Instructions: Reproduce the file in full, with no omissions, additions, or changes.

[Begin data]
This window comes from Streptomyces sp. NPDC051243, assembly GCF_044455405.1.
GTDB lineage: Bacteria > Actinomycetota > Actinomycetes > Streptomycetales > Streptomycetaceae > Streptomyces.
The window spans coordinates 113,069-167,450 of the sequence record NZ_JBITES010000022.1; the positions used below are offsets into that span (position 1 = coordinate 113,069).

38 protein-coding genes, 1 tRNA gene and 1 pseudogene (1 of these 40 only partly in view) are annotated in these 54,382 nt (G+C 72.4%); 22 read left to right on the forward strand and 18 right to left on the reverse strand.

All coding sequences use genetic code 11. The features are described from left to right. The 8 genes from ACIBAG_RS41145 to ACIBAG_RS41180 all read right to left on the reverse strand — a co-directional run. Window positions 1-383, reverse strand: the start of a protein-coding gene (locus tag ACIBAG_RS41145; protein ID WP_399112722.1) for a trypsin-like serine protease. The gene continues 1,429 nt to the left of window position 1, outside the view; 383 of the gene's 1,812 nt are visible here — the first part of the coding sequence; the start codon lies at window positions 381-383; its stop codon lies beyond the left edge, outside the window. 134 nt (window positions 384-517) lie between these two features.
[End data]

This window comes from Streptomyces sp. NPDC051243, assembly GCF_044455405.1.
GTDB lineage: Bacteria > Actinomycetota > Actinomycetes > Streptomycetales > Streptomycetaceae > Streptomyces.
The window spans coordinates 113,069-167,450 of the sequence record NZ_JBITES010000022.1; the positions used below are offsets into that span (position 1 = coordinate 113,069).

38 protein-coding genes, 1 tRNA gene and 1 pseudogene (1 of these 40 only partly in view) are annotated in these 54,382 nt (G+C 72.4%); 22 read left to right on the forward strand and 18 right to left on the reverse strand.

All coding sequences use genetic code 11. The features are described from left to right. The 8 genes from ACIBAG_RS41145 to ACIBAG_RS41180 all read right to left on the reverse strand — a co-directional run. Window positions 1-383, reverse strand: the start of a protein-coding gene (locus tag ACIBAG_RS41145; protein ID WP_399112722.1) for a trypsin-like serine protease. The gene continues 1,429 nt to the left of window position 1, outside the view; 383 of the gene's 1,812 nt are visible here — the first part of the coding sequence; the start codon lies at window positions 381-383; its stop codon lies beyond the left edge, outside the window. 134 nt (window positions 384-517) lie between these two features.